Supporters for this year’s Festival include GreenLatinos, The Nature Conservancy, Hispanic Acces Foundation, Great Outdoors Colorado, The City of Denver, Denver Museum of Nature & Science, U.S. Forest Service, Hispanic Chamber of Commerce of Metro Denver, NRDC, Voces Verdes, National Wildlife Federation, Environmental Defense Fund, Center for Biological Diversity, Jared Polis Foundation, National Park Foundation, Colorado Parks & Wildlife, Que Bueno 1280 AM (KBNO), Telemundo Denver, Benitez Strategies, among many other extraordinary partners.
People & Waters
ALEF will showcase leaders of water resource protection who safeguard public health, fish, wildlife, and biodiversity all dependent on clean water to survive, and by extension defend our cultural heritage and the growing outdoor economy. ALEF recognizes the urgency of implementing the United Nations Sustainable Development Goal #14 of conserving our oceans, seas and marine resources for sustainable development and addressing marine pollution, ocean acidification, and protection and restoration of marine and coastal ecosystems.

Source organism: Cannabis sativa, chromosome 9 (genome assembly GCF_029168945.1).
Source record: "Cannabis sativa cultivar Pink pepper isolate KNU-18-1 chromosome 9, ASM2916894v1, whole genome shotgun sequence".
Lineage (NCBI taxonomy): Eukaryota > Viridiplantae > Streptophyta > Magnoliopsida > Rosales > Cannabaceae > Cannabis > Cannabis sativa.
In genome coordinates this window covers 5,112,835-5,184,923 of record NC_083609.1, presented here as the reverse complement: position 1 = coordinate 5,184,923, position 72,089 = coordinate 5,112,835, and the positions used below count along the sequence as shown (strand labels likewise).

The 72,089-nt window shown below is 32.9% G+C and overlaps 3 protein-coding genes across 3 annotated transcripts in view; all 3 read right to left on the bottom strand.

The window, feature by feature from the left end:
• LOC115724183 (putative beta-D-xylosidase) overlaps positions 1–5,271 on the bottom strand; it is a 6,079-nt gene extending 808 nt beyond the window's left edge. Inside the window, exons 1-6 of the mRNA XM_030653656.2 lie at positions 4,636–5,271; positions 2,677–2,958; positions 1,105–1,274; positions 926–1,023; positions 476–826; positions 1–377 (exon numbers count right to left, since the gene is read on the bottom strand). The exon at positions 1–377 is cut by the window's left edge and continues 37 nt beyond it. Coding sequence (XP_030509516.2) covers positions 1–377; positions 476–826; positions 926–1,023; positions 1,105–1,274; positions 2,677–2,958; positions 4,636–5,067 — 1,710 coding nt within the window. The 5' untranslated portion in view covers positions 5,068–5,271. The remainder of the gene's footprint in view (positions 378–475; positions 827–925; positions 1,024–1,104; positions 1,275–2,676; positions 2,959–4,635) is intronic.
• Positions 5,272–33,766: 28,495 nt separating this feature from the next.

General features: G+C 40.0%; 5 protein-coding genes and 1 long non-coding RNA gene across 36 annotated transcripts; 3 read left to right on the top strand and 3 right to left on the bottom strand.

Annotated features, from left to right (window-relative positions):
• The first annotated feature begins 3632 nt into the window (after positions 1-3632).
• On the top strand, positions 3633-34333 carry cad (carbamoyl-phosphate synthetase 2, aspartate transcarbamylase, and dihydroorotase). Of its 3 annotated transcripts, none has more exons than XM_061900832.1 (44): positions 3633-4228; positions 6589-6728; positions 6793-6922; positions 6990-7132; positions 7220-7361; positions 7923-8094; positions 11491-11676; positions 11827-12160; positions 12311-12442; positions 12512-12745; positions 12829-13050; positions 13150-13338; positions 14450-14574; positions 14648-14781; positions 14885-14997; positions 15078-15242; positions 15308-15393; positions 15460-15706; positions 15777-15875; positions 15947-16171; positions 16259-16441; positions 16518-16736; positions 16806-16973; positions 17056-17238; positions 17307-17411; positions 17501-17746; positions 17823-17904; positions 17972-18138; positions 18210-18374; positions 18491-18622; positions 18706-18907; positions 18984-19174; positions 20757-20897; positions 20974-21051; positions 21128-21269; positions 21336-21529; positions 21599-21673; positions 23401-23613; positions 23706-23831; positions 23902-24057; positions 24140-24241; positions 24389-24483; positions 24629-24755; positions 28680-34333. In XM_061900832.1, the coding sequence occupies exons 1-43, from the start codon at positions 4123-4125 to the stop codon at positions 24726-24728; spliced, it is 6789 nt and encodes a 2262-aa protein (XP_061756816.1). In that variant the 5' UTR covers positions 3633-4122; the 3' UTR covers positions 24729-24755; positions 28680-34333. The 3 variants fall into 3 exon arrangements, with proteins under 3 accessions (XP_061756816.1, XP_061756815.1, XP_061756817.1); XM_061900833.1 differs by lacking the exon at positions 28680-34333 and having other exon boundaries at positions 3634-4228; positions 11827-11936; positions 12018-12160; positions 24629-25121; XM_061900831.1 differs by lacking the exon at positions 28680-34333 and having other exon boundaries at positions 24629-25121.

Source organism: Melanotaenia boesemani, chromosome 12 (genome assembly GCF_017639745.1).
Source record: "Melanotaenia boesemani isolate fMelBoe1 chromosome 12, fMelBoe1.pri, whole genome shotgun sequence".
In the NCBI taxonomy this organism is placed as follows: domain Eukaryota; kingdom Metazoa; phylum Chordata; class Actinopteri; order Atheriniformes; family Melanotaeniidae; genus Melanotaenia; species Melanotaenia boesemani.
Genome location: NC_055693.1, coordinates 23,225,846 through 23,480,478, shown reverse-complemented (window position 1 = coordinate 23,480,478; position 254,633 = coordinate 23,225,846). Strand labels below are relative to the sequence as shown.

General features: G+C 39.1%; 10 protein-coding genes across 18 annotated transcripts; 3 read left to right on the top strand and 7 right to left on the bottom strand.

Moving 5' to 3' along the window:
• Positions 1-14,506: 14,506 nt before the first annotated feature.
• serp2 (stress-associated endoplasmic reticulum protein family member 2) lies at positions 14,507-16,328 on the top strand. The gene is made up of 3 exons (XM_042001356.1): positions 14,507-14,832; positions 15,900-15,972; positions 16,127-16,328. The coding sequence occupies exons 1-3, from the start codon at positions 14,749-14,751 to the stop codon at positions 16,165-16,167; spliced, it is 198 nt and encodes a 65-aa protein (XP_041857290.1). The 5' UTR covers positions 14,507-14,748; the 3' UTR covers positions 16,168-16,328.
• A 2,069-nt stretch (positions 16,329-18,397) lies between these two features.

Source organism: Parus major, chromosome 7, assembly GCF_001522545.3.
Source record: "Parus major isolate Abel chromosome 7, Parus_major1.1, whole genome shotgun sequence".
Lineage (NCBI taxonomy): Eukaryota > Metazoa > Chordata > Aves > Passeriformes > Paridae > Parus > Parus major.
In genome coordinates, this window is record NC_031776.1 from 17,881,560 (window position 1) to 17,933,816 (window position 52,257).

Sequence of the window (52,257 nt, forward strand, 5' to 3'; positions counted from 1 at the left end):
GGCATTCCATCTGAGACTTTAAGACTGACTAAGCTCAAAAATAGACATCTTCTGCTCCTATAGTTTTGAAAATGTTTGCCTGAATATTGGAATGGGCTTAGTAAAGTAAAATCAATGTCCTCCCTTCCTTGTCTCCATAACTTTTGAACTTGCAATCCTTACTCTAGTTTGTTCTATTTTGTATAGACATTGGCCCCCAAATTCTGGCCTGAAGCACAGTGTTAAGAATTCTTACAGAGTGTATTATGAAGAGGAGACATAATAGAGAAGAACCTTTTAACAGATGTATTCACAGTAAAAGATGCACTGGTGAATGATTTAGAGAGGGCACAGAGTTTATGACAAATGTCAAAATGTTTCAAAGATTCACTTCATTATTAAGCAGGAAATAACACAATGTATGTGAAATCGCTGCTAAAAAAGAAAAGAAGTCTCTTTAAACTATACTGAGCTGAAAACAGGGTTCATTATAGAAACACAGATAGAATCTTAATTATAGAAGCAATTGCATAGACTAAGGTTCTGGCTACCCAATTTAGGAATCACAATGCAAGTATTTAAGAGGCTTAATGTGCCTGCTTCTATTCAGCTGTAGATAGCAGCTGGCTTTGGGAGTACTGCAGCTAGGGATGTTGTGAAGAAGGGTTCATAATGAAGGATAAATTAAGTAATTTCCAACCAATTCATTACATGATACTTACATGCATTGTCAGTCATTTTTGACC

Restoration & Public Lands
ALEF will celebrate the importance of our public lands and help communities understand the value of trees to their health and well-being. Planting trees and other vegetation in urban and rural settings aids in climate change adaptation and resiliency. Land restoration improves lives and the health of individuals and communities by providing clean air, clean water, increased oxygen, and reduced flooding, while improving mental, physical, and emotional health through a deeper connection with nature.
Clean Air & Acting on Climate Change